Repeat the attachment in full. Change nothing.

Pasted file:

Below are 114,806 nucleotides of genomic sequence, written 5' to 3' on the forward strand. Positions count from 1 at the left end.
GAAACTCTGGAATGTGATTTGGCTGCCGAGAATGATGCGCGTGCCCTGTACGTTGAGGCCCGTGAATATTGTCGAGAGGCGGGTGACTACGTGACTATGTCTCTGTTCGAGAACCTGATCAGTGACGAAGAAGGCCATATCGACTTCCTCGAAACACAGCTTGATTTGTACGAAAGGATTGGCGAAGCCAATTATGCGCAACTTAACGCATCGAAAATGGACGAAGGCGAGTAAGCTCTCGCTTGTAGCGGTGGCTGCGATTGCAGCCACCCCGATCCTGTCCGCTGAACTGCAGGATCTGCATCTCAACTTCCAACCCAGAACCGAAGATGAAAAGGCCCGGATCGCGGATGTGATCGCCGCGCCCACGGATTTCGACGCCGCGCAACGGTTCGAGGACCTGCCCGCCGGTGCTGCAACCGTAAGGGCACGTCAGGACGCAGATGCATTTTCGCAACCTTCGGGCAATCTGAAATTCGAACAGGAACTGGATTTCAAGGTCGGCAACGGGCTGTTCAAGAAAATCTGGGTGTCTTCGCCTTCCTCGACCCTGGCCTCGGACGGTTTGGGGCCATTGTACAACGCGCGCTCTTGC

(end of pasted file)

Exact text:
Below are 114,806 nucleotides of genomic sequence, written 5' to 3' on the forward strand. Positions count from 1 at the left end.
GAAACTCTGGAATGTGATTTGGCTGCCGAGAATGATGCGCGTGCCCTGTACGTTGAGGCCCGTGAATATTGTCGAGAGGCGGGTGACTACGTGACTATGTCTCTGTTCGAGAACCTGATCAGTGACGAAGAAGGCCATATCGACTTCCTCGAAACACAGCTTGATTTGTACGAAAGGATTGGCGAAGCCAATTATGCGCAACTTAACGCATCGAAAATGGACGAAGGCGAGTAAGCTCTCGCTTGTAGCGGTGGCTGCGATTGCAGCCACCCCGATCCTGTCCGCTGAACTGCAGGATCTGCATCTCAACTTCCAACCCAGAACCGAAGATGAAAAGGCCCGGATCGCGGATGTGATCGCCGCGCCCACGGATTTCGACGCCGCGCAACGGTTCGAGGACCTGCCCGCCGGTGCTGCAACCGTAAGGGCACGTCAGGACGCAGATGCATTTTCGCAACCTTCGGGCAATCTGAAATTCGAACAGGAACTGGATTTCAAGGTCGGCAACGGGCTGTTCAAGAAAATCTGGGTGTCTTCGCCTTCCTCGACCCTGGCCTCGGACGGTTTGGGGCCATTGTACAACGCGCGCTCTTGC